and Drawing by Spike Knuth, Contributing Columnist
Clear, whistled notes emanate from high
in a large sycamore tree along the river. A medium-sized bird appears
suddenly from the thick green foliage into a sunny spot.
Like a burning coal of bright orange, a
male Baltimore oriole reveals himself, uttering his whistling song.
The Baltimore oriole (Icterus galbula,
Icterus meaning “yellow” in Greek), is a member of the blackbird family.
The male is basically black above with a black hood, a bright-orange or
yellow-orange breast, belly and rump, with patches of yellow-orange on the
tail, and white wing bars. Females can vary in color, but are usually
olive-brown on the back, with yellow breast and belly, and yellow or
olive-yellow rump. In some cases, the female resembles a duller male in
color with some black on its back and head. Orioles are about 7½ to 8¾
For a while the Baltimore oriole’s
name, and that of the Bullock’s oriole (Icterus bullockii), were changed
to northern oriole. Taxonomists again separated them when it was established
that the Bullock’s was a separate species. The Bullock’s is a western
species, but will interbreed with the Baltimore where their ranges overlap
in the plains region. A color phase of the Baltimore is the orchard oriole
(Icterus spurius),which is burnt orange or chestnut and black in color, is a
bit smaller, and has a similar range, but maybe not as far north as the
The name Baltimore was applied by the
Swedish naturalist Linnaeus, who originally named it for the first baron or
lord of Baltimore, George Calvert, whose coat of arms was orange and black.
Other common local names are golden robin, hang-nest, fire bird, and hammock
bird. The orchard oriole is also known as brown oriole or orchard hang-nest.
Orioles tend to show up in early May,
about the time the black locusts are in bloom. They favor deciduous
woodlands, especially tall shade trees like elms, sycamores, cottonwoods,
hackberries, or willows along river banks, country roads, or in towns and
cities. Fruit orchards of apple, peach, and cherry trees are also favorite
habitats. Their song is a loud, clear, low-pitched whistle, in single- or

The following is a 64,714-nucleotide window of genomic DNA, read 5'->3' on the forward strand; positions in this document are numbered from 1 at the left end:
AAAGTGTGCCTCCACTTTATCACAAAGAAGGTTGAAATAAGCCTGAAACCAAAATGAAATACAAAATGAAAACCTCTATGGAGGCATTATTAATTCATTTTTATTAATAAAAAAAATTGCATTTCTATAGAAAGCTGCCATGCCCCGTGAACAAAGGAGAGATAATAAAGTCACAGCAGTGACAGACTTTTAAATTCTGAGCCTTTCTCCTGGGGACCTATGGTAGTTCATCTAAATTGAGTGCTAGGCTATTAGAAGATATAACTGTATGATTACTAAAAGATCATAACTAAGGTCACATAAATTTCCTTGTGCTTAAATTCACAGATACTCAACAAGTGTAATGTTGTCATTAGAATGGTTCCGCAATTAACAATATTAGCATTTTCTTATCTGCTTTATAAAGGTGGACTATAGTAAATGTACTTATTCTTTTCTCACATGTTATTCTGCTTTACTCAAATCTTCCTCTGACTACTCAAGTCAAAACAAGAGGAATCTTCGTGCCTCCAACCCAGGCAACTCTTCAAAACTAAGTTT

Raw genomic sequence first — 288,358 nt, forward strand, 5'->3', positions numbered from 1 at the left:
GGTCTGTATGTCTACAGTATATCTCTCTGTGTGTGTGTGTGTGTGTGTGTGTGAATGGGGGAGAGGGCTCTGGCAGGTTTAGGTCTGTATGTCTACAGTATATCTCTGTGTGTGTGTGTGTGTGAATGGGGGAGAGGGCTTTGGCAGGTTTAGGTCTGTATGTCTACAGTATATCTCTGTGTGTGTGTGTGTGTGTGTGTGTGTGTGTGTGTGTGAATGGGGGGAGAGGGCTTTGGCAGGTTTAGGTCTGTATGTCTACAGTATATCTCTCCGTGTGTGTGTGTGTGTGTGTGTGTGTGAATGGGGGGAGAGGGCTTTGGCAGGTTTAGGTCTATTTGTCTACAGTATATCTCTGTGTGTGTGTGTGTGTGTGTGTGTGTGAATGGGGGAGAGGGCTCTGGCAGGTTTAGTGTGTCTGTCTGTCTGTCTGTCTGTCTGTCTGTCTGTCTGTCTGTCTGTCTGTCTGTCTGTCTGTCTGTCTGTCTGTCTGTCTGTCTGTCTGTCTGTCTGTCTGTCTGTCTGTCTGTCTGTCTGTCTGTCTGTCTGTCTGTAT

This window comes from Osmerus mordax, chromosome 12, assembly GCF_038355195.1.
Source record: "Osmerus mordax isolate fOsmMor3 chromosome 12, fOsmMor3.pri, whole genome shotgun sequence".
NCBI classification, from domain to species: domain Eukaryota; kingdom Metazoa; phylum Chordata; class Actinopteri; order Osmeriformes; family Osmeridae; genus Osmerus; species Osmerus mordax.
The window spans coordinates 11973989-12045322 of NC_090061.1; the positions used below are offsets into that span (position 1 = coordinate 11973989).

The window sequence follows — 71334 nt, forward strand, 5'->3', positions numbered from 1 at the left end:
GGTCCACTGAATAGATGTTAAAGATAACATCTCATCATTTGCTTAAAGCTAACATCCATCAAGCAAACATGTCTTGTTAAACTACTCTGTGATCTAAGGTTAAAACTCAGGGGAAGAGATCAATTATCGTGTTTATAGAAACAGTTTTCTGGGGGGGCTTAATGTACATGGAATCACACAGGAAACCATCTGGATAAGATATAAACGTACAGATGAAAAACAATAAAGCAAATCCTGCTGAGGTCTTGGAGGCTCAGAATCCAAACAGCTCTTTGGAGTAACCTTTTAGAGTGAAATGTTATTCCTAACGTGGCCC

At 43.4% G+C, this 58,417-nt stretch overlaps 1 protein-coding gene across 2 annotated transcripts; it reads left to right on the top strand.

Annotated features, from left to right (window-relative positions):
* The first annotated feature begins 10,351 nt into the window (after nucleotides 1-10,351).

double-whistled notes, or a chattering alarm note. The male will go through
a courtship ritual of much bowing, wing drooping and tail spreading, plus a
fluttering flight with wings and tail fanned. He will sing constantly for
almost two months during courtship and nesting.
One of the identifying characteristics
of the oriole is the nest the female builds. Anywhere from six to 60 feet
above ground, usually nearer the higher elevation, the female will anchor
and suspend the nest in the fork of a tree at the extreme ends of a branch,
with a foundation of strong, fibrous materials. Then she will expertly weave
plant fibers of many kinds, grasses, and animal hair to create a hanging
basket-like structure forming a pouch of four to six inches deep. After it
ages a bit, it appears gray in color. She may return to the same area each
year and even build in the same tree. The nest is extremely durable and may
last two or three years, although it is rarely if ever used again.
The oriole lays about four to six white
eggs, speckled and scrawled with dark brown and black. While the female is
laying and incubating, the male stays close by and sings constantly. The
young hatch in 12 to 14 days. Both parents feed the young and they fledge in
10 to 12 days. The young follow the parents around begging for food noisily.
The young birds won’t develop adult plumage until the fall of their
second year. Orioles have one brood, and shortly thereafter they begin their
molt, usually going into dense woods or swamps. The females go first, often
leaving the male to finish rearing their growing young.
The diet of the oriole is mostly
insects, especially caterpillars, but including lice, weevils, beetles,
grasshoppers, wasps, spiders, and ants. They also eat some fruits, and can
be attracted to sugar-water feeders or to oranges cut in half and put on
specially made feeders or attached to a tree branch or trunk.
From late August and into early
September, orioles begin meandering southward
toward Mexico, Central America,
Columbia, and Venezuela, although some winter along the South Atlantic and
Gulf coasts. In recent years they’ve wintered as far north as North
The Baltimore oriole is a bird of the
eastern United States, from the Great Plains to the Atlantic Coast, north to
central Alberta and east to New Brunswick.